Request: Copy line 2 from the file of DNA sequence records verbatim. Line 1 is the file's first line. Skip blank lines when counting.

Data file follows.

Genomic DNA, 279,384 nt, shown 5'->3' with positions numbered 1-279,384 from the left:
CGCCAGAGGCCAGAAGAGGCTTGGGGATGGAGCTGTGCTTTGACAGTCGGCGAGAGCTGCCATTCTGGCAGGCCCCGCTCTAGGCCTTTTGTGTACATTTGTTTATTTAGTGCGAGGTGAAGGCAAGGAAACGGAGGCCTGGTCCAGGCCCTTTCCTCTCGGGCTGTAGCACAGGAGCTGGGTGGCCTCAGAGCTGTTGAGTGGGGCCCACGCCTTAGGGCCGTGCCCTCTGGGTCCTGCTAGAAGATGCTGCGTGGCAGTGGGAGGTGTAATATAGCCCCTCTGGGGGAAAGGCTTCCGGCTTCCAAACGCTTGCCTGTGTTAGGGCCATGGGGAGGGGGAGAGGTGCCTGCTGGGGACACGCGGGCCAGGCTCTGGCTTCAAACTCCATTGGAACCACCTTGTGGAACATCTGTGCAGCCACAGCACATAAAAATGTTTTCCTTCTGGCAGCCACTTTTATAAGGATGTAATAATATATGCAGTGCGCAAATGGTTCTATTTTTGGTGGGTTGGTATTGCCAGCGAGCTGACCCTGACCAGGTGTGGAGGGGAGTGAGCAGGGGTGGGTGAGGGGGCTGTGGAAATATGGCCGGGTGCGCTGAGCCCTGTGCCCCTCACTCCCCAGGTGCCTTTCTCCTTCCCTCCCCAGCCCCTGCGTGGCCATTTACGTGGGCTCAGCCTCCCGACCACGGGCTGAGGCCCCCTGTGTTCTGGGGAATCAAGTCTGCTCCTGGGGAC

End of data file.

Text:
CGCCAGAGGCCAGAAGAGGCTTGGGGATGGAGCTGTGCTTTGACAGTCGGCGAGAGCTGCCATTCTGGCAGGCCCCGCTCTAGGCCTTTTGTGTACATTTGTTTATTTAGTGCGAGGTGAAGGCAAGGAAACGGAGGCCTGGTCCAGGCCCTTTCCTCTCGGGCTGTAGCACAGGAGCTGGGTGGCCTCAGAGCTGTTGAGTGGGGCCCACGCCTTAGGGCCGTGCCCTCTGGGTCCTGCTAGAAGATGCTGCGTGGCAGTGGGAGGTGTAATATAGCCCCTCTGGGGGAAAGGCTTCCGGCTTCCAAACGCTTGCCTGTGTTAGGGCCATGGGGAGGGGGAGAGGTGCCTGCTGGGGACACGCGGGCCAGGCTCTGGCTTCAAACTCCATTGGAACCACCTTGTGGAACATCTGTGCAGCCACAGCACATAAAAATGTTTTCCTTCTGGCAGCCACTTTTATAAGGATGTAATAATATATGCAGTGCGCAAATGGTTCTATTTTTGGTGGGTTGGTATTGCCAGCGAGCTGACCCTGACCAGGTGTGGAGGGGAGTGAGCAGGGGTGGGTGAGGGGGCTGTGGAAATATGGCCGGGTGCGCTGAGCCCTGTGCCCCTCACTCCCCAGGTGCCTTTCTCCTTCCCTCCCCAGCCCCTGCGTGGCCATTTACGTGGGCTCAGCCTCCCGACCACGGGCTGAGGCCCCCTGTGTTCTGGGGAATCAAGTCTGCTCCTGGGGAC